Borbot’s Russian attorney traveled to the United States to testify in his immigration case in 2016, but Russian investigators compelled him—and, subsequently, Kharis’s attorney in Russia—to sign a declaration prohibiting them from disclosing the details of the Russian investigation to any third party under the threat of criminal prosecution, according to Kharis’s Interpol attorney, Yuriy Nemets.
Russia’s courts are not known for their transparency or rule of law. Accusations of corruption and bribery are rampant, and fraud, tax evasion, money laundering, and even murder are common charges leveled against political dissidents like Sasha and wealthy business owners like Kharis and Borbot, who have been subjected to corporate raiding.
Perhaps the best-known examples of this phenomenon since Putin came to power are the Russian opposition leader Aleksey Navalny; Mikhail Khodorkovsky, the CEO of Yukos, the Russian oil giant; and Bill Browder, the co-founder of Hermitage Capital Management—one of those Putin asked be returned to Russia for questioning during his July 16 summit with Trump in Helinski.
In 2013 and 2014, Navalny was convicted of embezzlement and money laundering in trials widely perceived as attempts to silence him and dampen his political ambitions. Navalny appealed the embezzlement conviction, and the European Court of Human Rights later declared that his right to a fair hearing had been violated. But as he was gearing up for a presidential bid against Putin in 2016, Russia’s supreme court subjected Navalny to a retrial. He was again found guilty, putting his presidential bid in jeopardy because candidates cannot have felony convictions. In October, Europe’s top human-rights court ruled that Navalny’s conviction for money laundering in 2014 had been “arbitrary and manifestly unreasonable,” and ordered Russia to pay him compensation.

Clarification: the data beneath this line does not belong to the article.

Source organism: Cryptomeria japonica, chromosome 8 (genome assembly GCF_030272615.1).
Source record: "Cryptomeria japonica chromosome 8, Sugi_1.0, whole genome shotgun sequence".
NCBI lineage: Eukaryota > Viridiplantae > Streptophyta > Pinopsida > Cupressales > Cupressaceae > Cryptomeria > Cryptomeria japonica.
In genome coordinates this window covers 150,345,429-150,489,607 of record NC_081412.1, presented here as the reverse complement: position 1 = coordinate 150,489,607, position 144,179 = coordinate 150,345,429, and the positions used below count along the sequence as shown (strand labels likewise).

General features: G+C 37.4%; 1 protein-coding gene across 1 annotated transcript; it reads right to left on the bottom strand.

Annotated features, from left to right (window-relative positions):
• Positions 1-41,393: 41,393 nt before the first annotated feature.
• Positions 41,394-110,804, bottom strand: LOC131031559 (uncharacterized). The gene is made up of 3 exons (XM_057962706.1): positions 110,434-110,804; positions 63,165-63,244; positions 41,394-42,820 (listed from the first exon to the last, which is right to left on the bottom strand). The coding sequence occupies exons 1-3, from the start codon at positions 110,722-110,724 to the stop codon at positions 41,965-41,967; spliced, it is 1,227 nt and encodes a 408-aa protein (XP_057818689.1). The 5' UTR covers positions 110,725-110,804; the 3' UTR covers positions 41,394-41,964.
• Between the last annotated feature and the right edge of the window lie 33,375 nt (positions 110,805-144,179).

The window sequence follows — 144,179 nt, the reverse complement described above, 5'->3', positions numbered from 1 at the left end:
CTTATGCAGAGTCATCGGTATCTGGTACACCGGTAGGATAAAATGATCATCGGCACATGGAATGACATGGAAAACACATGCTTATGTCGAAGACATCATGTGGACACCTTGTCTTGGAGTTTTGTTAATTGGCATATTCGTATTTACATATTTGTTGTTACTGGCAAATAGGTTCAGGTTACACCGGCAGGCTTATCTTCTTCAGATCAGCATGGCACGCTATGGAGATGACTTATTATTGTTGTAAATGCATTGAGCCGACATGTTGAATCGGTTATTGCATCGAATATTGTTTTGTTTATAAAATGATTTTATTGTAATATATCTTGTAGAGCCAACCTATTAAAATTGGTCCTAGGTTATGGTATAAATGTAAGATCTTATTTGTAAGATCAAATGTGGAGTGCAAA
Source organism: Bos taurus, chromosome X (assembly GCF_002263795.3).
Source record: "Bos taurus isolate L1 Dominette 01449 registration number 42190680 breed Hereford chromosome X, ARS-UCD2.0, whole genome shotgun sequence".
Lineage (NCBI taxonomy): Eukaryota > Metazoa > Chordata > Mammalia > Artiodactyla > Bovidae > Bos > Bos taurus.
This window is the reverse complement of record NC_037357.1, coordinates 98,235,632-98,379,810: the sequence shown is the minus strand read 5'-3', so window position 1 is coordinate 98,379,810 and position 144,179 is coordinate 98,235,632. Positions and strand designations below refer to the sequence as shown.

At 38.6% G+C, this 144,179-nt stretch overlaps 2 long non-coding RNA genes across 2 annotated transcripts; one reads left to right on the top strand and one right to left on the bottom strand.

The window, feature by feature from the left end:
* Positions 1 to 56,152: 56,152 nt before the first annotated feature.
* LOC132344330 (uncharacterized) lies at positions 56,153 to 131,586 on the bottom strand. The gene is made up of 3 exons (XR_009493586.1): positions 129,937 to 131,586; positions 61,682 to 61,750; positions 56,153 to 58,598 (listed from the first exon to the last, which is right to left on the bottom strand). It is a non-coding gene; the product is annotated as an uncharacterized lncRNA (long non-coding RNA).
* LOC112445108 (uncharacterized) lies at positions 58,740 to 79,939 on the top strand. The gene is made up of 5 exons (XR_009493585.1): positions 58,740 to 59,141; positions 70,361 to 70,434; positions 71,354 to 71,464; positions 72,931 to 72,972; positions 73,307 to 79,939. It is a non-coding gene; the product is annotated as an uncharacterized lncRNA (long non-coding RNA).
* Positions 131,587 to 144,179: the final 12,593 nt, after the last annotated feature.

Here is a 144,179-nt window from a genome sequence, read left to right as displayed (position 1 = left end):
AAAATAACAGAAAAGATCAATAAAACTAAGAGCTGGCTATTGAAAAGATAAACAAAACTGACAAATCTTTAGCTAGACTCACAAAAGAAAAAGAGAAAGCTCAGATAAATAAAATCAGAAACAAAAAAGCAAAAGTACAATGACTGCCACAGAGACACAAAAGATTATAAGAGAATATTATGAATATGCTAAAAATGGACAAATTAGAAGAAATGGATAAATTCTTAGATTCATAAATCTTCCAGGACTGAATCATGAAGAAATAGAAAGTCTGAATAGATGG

Khodorkovsky, the oil tycoon who was once one of the richest men in Russia, was arrested in 2003 and charged with fraud and money laundering aftre a televised meeting with Putin in which he accused high-level Kremlin officials of corruption. The case was widely denounced as politically motivated, and, after nearly a decade in prison, Amnesty International declared him a prisoner of conscience. In 2015, just two days after calling a revolution in Russia “inevitable and necessary,” Khodorkovsky was charged in absentia with involvement in two murders.
Pavel Ivlev, a Russian lawyer who advised Yukos and Khodorkovsky and fled to the U.S. as a refugee in 2005, wrote in expert testimony for Kharis that the case brought against him in Russia was “not different from the politically motivated cases against those who have challenged the Russian ruling elite and its interests in the past.”
Browder, a London-based financier, was charged by Russia in absentia with crimes such as tax evasion and murder after his lawyer, Sergei Magnitsky, blew the whistle on a tax-fraud scheme implicating the Kremlin. Magnitsky was subsequently arrested and put in prison, where he died after what Browder says were months of torture. Browder had been the largest portfolio investor in Russia during the early 2000s before he fell out of favor with the Kremlin over his criticism of Russia’s lax corporate-governing standards.